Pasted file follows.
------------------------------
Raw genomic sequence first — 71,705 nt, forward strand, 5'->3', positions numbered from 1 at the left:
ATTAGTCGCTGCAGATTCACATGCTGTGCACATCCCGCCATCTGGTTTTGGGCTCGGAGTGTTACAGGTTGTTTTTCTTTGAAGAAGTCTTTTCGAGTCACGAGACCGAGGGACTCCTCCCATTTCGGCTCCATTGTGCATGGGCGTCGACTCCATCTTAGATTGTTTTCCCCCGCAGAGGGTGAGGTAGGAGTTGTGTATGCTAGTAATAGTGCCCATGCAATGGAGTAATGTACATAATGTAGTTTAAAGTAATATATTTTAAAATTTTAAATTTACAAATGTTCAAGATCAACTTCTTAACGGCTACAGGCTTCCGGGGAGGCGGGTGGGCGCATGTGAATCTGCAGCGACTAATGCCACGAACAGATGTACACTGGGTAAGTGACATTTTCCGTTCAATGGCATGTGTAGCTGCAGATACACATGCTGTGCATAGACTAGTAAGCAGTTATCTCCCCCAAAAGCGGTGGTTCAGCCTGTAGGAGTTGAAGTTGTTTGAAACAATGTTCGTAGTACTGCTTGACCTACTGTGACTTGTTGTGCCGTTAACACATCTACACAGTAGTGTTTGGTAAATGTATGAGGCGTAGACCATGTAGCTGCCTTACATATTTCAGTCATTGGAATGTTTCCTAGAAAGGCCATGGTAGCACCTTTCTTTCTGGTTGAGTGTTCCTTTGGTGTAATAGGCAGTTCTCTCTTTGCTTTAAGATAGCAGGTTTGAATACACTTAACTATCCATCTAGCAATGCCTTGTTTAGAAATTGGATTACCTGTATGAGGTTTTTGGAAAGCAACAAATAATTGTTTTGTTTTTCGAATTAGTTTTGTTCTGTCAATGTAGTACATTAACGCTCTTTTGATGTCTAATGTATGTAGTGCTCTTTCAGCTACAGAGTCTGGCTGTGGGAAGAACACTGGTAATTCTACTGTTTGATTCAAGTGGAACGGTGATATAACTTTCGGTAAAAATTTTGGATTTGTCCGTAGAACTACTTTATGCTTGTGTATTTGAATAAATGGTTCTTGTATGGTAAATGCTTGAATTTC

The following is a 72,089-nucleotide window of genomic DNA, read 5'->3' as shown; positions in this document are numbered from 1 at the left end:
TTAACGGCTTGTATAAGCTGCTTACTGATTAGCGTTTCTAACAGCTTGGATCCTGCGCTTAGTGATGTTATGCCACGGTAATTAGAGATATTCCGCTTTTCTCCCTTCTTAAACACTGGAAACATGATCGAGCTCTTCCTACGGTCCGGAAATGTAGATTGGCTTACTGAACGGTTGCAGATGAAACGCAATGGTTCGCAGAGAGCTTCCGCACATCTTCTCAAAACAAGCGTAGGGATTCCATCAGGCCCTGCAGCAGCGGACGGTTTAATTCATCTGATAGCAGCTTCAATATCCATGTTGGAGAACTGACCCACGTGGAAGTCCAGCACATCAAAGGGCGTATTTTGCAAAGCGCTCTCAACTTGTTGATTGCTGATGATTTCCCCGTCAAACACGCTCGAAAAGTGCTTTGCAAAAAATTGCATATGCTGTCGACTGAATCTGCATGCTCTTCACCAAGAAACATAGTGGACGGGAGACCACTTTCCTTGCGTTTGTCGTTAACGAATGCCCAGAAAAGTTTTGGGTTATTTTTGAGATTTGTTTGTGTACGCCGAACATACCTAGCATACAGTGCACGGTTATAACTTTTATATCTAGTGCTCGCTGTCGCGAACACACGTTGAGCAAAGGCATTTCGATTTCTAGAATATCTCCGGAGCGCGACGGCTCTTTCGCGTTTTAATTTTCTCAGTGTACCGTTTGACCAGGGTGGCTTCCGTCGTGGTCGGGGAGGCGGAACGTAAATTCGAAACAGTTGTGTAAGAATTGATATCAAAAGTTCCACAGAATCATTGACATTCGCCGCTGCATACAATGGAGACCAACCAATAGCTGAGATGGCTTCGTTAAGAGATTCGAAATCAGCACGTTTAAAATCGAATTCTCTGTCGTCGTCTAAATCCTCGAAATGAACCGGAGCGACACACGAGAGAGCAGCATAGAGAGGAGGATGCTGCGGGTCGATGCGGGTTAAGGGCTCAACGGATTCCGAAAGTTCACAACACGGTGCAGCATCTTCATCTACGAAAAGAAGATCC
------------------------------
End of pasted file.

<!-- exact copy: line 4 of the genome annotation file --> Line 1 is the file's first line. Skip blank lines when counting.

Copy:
TTAACGGCTTGTATAAGCTGCTTACTGATTAGCGTTTCTAACAGCTTGGATCCTGCGCTTAGTGATGTTATGCCACGGTAATTAGAGATATTCCGCTTTTCTCCCTTCTTAAACACTGGAAACATGATCGAGCTCTTCCTACGGTCCGGAAATGTAGATTGGCTTACTGAACGGTTGCAGATGAAACGCAATGGTTCGCAGAGAGCTTCCGCACATCTTCTCAAAACAAGCGTAGGGATTCCATCAGGCCCTGCAGCAGCGGACGGTTTAATTCATCTGATAGCAGCTTCAATATCCATGTTGGAGAACTGACCCACGTGGAAGTCCAGCACATCAAAGGGCGTATTTTGCAAAGCGCTCTCAACTTGTTGATTGCTGATGATTTCCCCGTCAAACACGCTCGAAAAGTGCTTTGCAAAAAATTGCATATGCTGTCGACTGAATCTGCATGCTCTTCACCAAGAAACATAGTGGACGGGAGACCACTTTCCTTGCGTTTGTCGTTAACGAATGCCCAGAAAAGTTTTGGGTTATTTTTGAGATTTGTTTGTGTACGCCGAACATACCTAGCATACAGTGCACGGTTATAACTTTTATATCTAGTGCTCGCTGTCGCGAACACACGTTGAGCAAAGGCATTTCGATTTCTAGAATATCTCCGGAGCGCGACGGCTCTTTCGCGTTTTAATTTTCTCAGTGTACCGTTTGACCAGGGTGGCTTCCGTCGTGGTCGGGGAGGCGGAACGTAAATTCGAAACAGTTGTGTAAGAATTGATATCAAAAGTTCCACAGAATCATTGACATTCGCCGCTGCATACAATGGAGACCAACCAATAGCTGAGATGGCTTCGTTAAGAGATTCGAAATCAGCACGTTTAAAATCGAATTCTCTGTCGTCGTCTAAATCCTCGAAATGAACCGGAGCGACACACGAGAGAGCAGCATAGAGAGGAGGATGCTGCGGGTCGATGCGGGTTAAGGGCTCAACGGATTCCGAAAGTTCACAACACGGTGCAGCATCTTCATCTACGAAAAGAAGATCC